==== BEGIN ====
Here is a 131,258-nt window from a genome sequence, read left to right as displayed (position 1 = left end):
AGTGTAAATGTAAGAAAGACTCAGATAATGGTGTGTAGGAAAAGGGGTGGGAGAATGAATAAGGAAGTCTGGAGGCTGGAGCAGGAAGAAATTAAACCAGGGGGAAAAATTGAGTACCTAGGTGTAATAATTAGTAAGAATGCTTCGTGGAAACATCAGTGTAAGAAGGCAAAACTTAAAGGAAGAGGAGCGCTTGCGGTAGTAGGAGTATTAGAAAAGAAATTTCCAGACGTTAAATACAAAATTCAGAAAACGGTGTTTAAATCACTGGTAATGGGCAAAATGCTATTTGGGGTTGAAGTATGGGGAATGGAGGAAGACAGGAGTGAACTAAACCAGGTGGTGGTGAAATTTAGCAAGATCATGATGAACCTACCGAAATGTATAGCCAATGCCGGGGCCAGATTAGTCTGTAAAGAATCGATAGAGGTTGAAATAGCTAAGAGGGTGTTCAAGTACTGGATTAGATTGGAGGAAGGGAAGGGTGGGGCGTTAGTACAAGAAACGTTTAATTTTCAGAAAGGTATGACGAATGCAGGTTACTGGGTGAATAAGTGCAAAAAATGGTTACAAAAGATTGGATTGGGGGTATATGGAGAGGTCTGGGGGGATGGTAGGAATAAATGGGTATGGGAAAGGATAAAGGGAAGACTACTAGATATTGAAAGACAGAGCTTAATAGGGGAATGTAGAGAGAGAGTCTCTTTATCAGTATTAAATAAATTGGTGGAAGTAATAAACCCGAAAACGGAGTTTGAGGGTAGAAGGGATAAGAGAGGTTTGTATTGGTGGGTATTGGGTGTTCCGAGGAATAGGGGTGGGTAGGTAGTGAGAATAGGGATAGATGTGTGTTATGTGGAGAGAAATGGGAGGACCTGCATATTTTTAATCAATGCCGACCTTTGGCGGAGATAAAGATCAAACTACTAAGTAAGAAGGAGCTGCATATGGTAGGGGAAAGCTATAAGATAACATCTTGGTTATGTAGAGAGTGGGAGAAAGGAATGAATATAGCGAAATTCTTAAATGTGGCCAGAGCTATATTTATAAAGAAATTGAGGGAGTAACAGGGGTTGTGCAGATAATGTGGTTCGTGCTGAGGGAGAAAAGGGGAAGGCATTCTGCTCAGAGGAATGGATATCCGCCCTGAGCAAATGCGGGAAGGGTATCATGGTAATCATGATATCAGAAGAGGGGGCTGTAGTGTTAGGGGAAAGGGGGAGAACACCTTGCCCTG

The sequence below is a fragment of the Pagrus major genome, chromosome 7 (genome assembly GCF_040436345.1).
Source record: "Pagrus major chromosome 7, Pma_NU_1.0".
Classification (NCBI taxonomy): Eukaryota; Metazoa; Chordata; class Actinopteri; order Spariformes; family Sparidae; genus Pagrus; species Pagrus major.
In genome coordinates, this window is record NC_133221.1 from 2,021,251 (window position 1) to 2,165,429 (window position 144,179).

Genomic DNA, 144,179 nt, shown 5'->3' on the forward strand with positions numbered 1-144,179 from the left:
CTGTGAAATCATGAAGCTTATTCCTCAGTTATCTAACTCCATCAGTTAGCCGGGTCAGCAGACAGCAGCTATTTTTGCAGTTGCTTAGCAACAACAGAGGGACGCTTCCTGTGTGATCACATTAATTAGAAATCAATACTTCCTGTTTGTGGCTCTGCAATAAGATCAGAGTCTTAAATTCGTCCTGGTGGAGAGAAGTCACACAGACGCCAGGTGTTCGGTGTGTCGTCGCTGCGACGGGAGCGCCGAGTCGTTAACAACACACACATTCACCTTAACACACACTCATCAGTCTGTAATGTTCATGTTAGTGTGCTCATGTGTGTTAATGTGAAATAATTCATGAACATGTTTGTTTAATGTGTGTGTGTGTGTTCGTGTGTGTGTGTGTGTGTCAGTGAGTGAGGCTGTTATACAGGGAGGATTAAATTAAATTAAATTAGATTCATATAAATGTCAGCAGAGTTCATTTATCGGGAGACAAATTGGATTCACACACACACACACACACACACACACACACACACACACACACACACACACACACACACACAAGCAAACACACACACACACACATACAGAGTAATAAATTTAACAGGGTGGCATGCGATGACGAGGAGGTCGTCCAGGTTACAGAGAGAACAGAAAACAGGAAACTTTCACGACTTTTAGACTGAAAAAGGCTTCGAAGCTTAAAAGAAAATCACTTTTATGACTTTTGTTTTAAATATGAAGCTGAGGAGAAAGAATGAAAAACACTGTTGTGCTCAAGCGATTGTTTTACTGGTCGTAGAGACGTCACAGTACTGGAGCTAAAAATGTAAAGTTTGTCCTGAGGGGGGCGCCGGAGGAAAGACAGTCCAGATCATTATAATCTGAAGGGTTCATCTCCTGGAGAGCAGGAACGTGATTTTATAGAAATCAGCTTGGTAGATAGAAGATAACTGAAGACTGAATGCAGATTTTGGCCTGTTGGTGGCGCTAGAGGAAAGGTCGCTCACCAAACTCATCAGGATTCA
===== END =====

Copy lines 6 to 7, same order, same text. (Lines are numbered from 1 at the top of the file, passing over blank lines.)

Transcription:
In genome coordinates, this window is record NC_133221.1 from 2,021,251 (window position 1) to 2,165,429 (window position 144,179).

Genomic DNA, 144,179 nt, shown 5'->3' on the forward strand with positions numbered 1-144,179 from the left: